COCA Conference Call –Travel Medicine and the Pre-Travel Consultation
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COCA Conference Call
and the Pre-Travel Consultation
Gary Brunette, MD, MS
February 20, 2007
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Now, I will turn the meeting over to Ms. Bindu Tharian.
You may begin.
Bindu Tharian: Good afternoon and thank you for joining us for today’s COCA Conference Call on Travel Medicine and the Pre-Travel Consultation.
We had some technical difficulties earlier and we want to thank you for your patience.
We are pleased to have Dr. Gary Brunette here with us to speak about this topic.
Dr. Brunette is a medical epidemiologist on the Travelers' Health team at the CDC. He previously served as a medical officer in the US Navy where he was also involved in preparing travelers for international destinations.
The objectives for today’s call are for medical providers to understand the extent of US travel abroad, morbidity and mortality in travelers, the importance of pre-travel consultation, elements of the pre-travel consultation including the risk assessment of patients and the risk management of patients.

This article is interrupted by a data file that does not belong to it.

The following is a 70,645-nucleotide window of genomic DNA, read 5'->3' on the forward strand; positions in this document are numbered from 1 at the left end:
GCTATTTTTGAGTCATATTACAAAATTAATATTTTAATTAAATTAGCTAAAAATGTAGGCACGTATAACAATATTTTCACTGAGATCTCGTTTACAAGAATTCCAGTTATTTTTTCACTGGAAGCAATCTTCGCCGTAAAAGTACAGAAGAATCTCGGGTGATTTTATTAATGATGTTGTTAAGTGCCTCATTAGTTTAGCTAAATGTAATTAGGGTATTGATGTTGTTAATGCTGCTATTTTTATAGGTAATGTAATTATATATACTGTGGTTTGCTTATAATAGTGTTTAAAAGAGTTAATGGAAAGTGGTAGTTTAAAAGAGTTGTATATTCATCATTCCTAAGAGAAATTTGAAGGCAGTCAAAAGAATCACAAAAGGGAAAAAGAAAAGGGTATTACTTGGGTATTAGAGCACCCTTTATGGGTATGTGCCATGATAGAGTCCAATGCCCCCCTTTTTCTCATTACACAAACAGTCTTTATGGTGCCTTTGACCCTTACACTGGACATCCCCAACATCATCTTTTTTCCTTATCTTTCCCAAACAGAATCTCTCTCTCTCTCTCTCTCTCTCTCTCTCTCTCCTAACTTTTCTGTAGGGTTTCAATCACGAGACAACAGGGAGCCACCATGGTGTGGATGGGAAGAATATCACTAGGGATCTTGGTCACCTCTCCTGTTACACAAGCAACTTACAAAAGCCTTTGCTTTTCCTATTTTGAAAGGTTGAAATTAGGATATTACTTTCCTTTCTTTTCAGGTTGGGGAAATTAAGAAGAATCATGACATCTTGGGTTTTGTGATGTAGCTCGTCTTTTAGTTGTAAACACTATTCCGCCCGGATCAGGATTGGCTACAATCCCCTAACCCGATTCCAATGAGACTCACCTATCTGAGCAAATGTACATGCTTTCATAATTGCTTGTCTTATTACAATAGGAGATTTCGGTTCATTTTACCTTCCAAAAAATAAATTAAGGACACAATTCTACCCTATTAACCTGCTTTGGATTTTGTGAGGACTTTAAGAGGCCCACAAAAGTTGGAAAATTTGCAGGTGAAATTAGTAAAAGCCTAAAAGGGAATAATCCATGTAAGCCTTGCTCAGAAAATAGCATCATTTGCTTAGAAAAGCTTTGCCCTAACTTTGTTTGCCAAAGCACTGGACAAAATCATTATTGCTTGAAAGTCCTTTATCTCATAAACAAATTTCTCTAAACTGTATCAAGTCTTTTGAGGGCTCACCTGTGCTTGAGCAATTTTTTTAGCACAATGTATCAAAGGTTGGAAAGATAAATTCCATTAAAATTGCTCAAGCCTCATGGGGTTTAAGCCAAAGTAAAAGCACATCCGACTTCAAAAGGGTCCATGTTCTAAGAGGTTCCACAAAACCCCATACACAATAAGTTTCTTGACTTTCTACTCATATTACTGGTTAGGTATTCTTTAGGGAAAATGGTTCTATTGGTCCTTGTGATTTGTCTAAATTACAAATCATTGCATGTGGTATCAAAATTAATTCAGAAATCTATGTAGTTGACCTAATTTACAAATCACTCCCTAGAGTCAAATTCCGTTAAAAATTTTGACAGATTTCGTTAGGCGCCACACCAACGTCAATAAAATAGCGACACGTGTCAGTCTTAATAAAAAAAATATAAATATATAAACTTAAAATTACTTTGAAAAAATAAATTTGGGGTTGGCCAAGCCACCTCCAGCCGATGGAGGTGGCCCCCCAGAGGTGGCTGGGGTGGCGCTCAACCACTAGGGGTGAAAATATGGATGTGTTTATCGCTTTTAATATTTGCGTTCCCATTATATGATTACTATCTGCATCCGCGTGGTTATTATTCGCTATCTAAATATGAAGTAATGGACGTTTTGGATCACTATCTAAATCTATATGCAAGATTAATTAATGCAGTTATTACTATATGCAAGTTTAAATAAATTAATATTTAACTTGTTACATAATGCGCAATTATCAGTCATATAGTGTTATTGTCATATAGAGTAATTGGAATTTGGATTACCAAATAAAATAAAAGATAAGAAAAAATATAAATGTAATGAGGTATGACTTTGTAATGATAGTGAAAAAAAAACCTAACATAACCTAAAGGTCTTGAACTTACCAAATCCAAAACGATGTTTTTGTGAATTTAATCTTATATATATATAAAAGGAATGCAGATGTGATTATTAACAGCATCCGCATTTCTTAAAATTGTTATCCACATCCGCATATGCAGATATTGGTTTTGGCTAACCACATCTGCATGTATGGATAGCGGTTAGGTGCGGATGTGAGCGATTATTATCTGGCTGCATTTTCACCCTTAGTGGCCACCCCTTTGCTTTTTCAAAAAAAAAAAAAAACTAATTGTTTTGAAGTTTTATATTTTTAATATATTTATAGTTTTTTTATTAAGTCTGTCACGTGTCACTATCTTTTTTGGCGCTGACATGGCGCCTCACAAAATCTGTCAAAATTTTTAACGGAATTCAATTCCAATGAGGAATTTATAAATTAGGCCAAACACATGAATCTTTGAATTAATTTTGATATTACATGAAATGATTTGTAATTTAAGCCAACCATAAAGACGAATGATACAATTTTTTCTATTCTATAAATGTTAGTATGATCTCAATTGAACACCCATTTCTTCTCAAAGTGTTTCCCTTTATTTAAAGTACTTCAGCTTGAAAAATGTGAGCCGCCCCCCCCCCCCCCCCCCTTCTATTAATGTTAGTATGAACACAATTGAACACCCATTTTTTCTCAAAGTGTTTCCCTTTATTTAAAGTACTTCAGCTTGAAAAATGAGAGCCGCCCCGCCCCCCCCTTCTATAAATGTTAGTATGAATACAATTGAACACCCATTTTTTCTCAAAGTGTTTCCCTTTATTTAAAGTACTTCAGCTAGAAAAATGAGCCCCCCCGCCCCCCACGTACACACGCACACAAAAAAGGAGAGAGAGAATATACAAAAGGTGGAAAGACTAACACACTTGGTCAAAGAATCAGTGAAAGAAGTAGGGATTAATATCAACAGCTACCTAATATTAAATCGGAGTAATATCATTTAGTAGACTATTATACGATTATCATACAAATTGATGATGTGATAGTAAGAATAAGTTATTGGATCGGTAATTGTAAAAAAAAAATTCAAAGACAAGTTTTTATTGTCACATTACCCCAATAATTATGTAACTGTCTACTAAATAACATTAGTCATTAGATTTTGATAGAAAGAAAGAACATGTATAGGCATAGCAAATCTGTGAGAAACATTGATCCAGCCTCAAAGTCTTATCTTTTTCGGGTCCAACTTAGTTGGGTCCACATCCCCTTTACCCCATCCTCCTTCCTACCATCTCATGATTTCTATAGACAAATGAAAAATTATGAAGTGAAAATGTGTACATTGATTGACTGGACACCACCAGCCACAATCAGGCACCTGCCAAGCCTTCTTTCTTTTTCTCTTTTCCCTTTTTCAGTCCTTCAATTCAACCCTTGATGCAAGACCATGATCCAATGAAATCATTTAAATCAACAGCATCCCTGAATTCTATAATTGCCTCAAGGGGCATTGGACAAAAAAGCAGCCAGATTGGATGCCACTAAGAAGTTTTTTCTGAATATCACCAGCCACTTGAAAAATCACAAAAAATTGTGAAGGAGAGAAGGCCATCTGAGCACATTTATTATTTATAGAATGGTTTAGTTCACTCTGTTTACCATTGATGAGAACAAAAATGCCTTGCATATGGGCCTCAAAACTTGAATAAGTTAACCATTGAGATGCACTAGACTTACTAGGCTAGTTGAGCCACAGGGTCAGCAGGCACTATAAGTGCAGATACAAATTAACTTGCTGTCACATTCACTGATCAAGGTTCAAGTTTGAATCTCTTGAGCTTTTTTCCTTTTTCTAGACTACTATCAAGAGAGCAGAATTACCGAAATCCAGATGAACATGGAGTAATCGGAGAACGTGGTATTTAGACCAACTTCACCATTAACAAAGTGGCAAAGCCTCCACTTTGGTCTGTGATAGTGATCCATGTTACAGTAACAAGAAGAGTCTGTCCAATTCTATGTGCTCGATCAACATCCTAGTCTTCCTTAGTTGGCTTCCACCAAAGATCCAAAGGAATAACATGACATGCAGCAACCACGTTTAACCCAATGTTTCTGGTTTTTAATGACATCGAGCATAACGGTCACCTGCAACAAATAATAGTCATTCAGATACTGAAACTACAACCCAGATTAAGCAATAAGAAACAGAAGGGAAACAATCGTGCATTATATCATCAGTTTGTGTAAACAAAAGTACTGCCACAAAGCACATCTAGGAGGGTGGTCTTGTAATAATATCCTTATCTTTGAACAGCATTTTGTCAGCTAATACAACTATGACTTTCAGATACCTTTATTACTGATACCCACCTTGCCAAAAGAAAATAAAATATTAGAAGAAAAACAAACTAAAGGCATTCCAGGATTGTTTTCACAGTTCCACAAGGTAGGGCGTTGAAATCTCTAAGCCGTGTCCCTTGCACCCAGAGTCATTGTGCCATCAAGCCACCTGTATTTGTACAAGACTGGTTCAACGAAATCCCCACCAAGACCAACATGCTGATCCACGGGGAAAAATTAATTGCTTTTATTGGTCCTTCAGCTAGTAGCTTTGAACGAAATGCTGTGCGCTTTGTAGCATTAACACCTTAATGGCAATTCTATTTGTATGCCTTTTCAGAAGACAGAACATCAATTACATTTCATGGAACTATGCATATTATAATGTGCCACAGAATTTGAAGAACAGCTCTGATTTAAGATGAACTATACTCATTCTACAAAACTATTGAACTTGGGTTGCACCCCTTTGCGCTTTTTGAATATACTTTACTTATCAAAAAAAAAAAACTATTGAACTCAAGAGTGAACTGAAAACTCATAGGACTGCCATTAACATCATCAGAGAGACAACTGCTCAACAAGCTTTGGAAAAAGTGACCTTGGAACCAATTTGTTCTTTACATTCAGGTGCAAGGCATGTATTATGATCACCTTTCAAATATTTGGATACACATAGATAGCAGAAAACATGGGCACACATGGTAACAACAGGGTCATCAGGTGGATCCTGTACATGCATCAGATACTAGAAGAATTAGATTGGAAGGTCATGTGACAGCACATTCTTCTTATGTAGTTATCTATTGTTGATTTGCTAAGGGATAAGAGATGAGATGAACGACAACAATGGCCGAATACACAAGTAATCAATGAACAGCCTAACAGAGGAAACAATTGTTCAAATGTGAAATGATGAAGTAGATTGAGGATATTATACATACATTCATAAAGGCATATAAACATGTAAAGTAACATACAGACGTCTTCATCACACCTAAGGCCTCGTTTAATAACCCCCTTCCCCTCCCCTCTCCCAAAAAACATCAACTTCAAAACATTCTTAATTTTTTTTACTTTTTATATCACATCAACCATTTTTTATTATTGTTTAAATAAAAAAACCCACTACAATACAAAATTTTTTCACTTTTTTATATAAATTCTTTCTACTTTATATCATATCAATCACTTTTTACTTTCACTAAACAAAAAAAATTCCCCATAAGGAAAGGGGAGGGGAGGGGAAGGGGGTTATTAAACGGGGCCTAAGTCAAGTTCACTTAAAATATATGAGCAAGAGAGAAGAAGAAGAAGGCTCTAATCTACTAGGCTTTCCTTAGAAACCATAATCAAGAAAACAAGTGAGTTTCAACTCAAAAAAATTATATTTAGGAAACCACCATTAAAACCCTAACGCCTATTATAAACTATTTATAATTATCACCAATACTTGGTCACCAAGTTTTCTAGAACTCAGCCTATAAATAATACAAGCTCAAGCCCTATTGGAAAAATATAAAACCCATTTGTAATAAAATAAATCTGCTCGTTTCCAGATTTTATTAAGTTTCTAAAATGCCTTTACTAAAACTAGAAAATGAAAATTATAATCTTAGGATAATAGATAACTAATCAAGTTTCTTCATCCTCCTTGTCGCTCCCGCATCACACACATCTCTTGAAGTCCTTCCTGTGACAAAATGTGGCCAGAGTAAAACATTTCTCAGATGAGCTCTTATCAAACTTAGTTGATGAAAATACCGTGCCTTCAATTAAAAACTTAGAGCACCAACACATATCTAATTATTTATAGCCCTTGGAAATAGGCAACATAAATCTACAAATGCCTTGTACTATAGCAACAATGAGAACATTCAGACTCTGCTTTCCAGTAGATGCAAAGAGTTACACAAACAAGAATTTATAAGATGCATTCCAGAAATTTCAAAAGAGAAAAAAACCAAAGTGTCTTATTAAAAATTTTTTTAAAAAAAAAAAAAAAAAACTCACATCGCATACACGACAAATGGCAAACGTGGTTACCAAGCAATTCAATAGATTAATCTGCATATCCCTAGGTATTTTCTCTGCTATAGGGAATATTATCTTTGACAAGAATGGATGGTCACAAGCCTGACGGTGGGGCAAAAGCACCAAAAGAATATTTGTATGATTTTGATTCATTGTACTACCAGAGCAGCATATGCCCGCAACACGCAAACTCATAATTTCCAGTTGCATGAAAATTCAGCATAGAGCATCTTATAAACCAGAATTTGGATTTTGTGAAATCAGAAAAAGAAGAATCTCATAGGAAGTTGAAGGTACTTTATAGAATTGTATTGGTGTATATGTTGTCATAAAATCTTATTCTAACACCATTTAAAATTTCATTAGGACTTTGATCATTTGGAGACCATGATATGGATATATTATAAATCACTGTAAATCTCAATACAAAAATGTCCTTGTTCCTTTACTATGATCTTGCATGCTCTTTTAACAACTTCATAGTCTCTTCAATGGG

Dr. Brunette, you may begin.
Gary Brunette: Thank you very much.
Well, welcome all. I appreciate you joining me for this presentation which we hope will be the first in a series of travel medicine presentations.
I am joined today by Dr. Christie Reed who will help us answer questions at the end of this presentation.
So, as was mentioned, I will be talking today about the pre-travel consultation.
For tourists or for business travelers, for persons returning to their countries of origin to visit friends and relatives, for missionaries or for aid workers, in fact, for all travelers, an important step in their travel preparation is a visit to their primary care provider or to their travel medicine specialist. In my mind, this is as important as booking the air tickets or arranging the accommodations. These are all activities that help to ensure a successful trip.